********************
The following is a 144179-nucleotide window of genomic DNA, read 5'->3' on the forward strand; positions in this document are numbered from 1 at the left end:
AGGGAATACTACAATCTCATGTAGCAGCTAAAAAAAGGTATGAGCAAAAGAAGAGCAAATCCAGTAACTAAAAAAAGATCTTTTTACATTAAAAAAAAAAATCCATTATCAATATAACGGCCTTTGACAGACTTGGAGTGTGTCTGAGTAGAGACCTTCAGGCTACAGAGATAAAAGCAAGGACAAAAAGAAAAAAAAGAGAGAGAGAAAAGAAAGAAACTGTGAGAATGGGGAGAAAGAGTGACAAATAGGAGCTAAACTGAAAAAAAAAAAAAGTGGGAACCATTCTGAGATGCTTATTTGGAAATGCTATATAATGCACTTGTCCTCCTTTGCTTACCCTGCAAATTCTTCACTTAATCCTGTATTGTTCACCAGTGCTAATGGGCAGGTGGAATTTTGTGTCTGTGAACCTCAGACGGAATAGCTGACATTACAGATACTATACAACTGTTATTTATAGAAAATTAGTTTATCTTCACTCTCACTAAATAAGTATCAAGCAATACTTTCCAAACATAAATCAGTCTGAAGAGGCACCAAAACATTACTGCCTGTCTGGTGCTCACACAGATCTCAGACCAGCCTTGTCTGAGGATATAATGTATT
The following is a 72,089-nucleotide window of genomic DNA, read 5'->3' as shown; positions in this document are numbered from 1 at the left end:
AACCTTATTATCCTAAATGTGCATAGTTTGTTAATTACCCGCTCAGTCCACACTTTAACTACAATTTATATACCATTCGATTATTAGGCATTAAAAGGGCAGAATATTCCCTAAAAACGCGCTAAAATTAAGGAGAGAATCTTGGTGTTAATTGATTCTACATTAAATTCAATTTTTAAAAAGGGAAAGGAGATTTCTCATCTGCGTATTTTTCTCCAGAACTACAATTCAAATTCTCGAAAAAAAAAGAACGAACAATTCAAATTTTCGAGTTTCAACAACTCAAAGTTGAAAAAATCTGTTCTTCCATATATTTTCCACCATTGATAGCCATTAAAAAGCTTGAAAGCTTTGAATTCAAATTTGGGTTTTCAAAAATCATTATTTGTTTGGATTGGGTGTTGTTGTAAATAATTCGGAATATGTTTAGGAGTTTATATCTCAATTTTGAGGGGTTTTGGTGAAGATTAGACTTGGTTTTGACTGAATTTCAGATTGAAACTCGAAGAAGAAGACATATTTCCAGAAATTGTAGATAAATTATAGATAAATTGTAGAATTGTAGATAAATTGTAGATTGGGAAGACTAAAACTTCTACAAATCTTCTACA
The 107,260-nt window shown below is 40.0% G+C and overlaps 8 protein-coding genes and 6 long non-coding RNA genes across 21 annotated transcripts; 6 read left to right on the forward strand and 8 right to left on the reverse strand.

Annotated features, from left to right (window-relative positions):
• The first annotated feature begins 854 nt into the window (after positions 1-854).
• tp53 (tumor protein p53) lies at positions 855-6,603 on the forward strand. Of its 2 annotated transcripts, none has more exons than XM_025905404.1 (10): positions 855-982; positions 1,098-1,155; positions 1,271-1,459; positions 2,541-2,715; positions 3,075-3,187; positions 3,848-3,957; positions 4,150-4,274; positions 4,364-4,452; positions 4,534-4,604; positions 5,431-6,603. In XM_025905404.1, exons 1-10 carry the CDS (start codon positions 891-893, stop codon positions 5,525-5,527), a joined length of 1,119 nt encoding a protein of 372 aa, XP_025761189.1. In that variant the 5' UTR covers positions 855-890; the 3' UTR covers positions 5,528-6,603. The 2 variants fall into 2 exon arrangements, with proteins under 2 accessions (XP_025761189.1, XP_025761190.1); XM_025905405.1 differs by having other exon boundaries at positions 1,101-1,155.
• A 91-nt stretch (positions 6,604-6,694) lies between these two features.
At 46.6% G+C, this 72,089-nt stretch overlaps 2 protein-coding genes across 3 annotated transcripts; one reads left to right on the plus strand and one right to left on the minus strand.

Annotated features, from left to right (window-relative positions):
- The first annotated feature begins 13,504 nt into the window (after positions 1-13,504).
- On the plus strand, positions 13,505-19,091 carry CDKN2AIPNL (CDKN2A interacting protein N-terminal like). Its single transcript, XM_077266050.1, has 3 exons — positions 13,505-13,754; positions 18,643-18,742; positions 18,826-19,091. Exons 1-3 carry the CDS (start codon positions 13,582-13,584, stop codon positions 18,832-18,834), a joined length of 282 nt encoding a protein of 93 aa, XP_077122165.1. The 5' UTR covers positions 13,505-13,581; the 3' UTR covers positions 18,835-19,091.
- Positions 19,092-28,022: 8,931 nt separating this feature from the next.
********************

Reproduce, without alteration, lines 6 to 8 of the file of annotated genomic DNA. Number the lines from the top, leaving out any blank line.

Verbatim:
Annotated features, from left to right (window-relative positions):
• The first annotated feature begins 854 nt into the window (after positions 1-854).
• tp53 (tumor protein p53) lies at positions 855-6,603 on the forward strand. Of its 2 annotated transcripts, none has more exons than XM_025905404.1 (10): positions 855-982; positions 1,098-1,155; positions 1,271-1,459; positions 2,541-2,715; positions 3,075-3,187; positions 3,848-3,957; positions 4,150-4,274; positions 4,364-4,452; positions 4,534-4,604; positions 5,431-6,603. In XM_025905404.1, exons 1-10 carry the CDS (start codon positions 891-893, stop codon positions 5,525-5,527), a joined length of 1,119 nt encoding a protein of 372 aa, XP_025761189.1. In that variant the 5' UTR covers positions 855-890; the 3' UTR covers positions 5,528-6,603. The 2 variants fall into 2 exon arrangements, with proteins under 2 accessions (XP_025761189.1, XP_025761190.1); XM_025905405.1 differs by having other exon boundaries at positions 1,101-1,155.